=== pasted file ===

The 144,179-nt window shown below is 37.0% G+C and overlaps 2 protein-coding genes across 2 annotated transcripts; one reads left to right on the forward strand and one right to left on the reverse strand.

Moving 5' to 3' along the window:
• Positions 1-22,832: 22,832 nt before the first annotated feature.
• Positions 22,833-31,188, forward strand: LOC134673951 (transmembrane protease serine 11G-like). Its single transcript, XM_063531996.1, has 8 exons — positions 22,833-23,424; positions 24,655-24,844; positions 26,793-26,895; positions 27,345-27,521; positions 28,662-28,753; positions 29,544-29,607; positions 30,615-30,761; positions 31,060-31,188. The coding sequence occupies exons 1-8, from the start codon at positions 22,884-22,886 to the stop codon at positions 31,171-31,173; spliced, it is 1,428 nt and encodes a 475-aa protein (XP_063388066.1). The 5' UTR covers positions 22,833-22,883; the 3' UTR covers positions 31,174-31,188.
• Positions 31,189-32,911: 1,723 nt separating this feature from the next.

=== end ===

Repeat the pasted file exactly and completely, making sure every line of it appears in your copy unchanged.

The 144,179-nt window shown below is 37.0% G+C and overlaps 2 protein-coding genes across 2 annotated transcripts; one reads left to right on the forward strand and one right to left on the reverse strand.

Moving 5' to 3' along the window:
• Positions 1-22,832: 22,832 nt before the first annotated feature.
• Positions 22,833-31,188, forward strand: LOC134673951 (transmembrane protease serine 11G-like). Its single transcript, XM_063531996.1, has 8 exons — positions 22,833-23,424; positions 24,655-24,844; positions 26,793-26,895; positions 27,345-27,521; positions 28,662-28,753; positions 29,544-29,607; positions 30,615-30,761; positions 31,060-31,188. The coding sequence occupies exons 1-8, from the start codon at positions 22,884-22,886 to the stop codon at positions 31,171-31,173; spliced, it is 1,428 nt and encodes a 475-aa protein (XP_063388066.1). The 5' UTR covers positions 22,833-22,883; the 3' UTR covers positions 31,174-31,188.
• Positions 31,189-32,911: 1,723 nt separating this feature from the next.